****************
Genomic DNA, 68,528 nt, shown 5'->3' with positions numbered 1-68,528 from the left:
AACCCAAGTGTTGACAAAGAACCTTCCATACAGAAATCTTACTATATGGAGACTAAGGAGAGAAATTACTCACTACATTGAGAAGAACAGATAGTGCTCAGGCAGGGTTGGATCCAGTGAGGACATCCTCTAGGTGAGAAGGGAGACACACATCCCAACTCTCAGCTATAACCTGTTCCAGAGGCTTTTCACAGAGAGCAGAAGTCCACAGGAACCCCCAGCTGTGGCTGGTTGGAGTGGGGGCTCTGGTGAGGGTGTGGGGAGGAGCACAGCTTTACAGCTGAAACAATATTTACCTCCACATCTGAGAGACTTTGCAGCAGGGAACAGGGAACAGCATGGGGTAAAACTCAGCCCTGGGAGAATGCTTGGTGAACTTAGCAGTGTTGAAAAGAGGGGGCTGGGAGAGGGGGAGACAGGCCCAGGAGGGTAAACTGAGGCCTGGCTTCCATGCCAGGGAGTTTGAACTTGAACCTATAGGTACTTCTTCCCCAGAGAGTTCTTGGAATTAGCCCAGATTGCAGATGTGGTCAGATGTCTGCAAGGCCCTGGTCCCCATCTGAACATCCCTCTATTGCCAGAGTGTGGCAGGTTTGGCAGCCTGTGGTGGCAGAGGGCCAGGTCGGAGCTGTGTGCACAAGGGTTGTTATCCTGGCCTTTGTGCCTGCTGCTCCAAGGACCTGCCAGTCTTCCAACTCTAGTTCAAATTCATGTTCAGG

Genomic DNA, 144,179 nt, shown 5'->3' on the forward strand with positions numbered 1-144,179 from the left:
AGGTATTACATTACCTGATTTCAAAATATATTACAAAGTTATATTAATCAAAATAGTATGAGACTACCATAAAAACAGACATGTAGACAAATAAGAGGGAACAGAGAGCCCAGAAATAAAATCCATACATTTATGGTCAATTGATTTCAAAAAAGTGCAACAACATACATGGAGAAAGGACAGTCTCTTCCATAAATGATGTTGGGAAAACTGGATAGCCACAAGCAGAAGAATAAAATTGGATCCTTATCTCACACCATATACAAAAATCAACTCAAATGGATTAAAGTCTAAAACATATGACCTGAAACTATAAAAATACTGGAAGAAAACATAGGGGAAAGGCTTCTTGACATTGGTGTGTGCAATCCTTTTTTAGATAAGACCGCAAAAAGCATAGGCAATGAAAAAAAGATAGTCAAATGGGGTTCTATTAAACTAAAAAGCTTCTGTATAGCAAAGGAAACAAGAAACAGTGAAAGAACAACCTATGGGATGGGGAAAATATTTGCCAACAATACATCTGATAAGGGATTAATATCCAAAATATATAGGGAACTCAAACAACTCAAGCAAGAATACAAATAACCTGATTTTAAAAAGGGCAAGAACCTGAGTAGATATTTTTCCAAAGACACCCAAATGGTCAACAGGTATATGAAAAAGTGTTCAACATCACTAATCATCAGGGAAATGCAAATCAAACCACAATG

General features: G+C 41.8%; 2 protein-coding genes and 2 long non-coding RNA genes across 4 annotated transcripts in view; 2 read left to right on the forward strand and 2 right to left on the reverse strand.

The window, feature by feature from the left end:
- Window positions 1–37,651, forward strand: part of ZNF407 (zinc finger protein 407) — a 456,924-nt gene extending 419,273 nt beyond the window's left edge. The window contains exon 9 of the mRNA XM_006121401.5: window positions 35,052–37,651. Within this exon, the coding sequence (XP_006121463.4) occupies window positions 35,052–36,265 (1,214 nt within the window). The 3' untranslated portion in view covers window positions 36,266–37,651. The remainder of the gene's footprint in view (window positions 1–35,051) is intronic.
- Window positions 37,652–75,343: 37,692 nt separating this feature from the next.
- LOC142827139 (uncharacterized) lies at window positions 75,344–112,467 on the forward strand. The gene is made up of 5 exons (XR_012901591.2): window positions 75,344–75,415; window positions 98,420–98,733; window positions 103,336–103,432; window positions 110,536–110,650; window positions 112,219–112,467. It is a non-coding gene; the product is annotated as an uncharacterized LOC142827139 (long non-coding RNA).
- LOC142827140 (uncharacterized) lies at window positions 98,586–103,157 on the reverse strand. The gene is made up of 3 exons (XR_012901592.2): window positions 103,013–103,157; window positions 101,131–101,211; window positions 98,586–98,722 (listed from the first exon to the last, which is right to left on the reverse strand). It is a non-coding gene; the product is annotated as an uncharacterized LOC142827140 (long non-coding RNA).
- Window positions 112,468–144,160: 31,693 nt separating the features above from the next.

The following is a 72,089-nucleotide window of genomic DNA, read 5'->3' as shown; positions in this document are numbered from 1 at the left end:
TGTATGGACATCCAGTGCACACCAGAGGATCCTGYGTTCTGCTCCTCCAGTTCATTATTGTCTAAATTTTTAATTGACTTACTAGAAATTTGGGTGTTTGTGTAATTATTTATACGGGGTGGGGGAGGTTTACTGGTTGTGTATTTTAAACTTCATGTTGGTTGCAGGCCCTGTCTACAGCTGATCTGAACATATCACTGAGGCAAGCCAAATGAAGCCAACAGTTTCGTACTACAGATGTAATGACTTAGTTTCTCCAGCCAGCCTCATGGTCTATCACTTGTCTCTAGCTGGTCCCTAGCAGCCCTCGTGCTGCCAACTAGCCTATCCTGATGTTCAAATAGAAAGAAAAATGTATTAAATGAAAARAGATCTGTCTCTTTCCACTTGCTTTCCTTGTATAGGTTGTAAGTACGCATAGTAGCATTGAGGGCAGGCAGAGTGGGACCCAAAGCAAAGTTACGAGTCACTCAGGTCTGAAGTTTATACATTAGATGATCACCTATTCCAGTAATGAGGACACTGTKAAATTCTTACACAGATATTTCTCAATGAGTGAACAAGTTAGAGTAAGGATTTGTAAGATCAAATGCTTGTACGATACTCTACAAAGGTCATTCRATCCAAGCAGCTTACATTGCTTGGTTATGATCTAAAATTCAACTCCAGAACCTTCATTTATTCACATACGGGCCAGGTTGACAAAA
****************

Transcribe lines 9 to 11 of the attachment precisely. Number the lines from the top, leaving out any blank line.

- LOC142827139 (uncharacterized) lies at window positions 75,344–112,467 on the forward strand. The gene is made up of 5 exons (XR_012901591.2): window positions 75,344–75,415; window positions 98,420–98,733; window positions 103,336–103,432; window positions 110,536–110,650; window positions 112,219–112,467. It is a non-coding gene; the product is annotated as an uncharacterized LOC142827139 (long non-coding RNA).
- LOC142827140 (uncharacterized) lies at window positions 98,586–103,157 on the reverse strand. The gene is made up of 3 exons (XR_012901592.2): window positions 103,013–103,157; window positions 101,131–101,211; window positions 98,586–98,722 (listed from the first exon to the last, which is right to left on the reverse strand). It is a non-coding gene; the product is annotated as an uncharacterized LOC142827140 (long non-coding RNA).
- Window positions 112,468–144,160: 31,693 nt separating the features above from the next.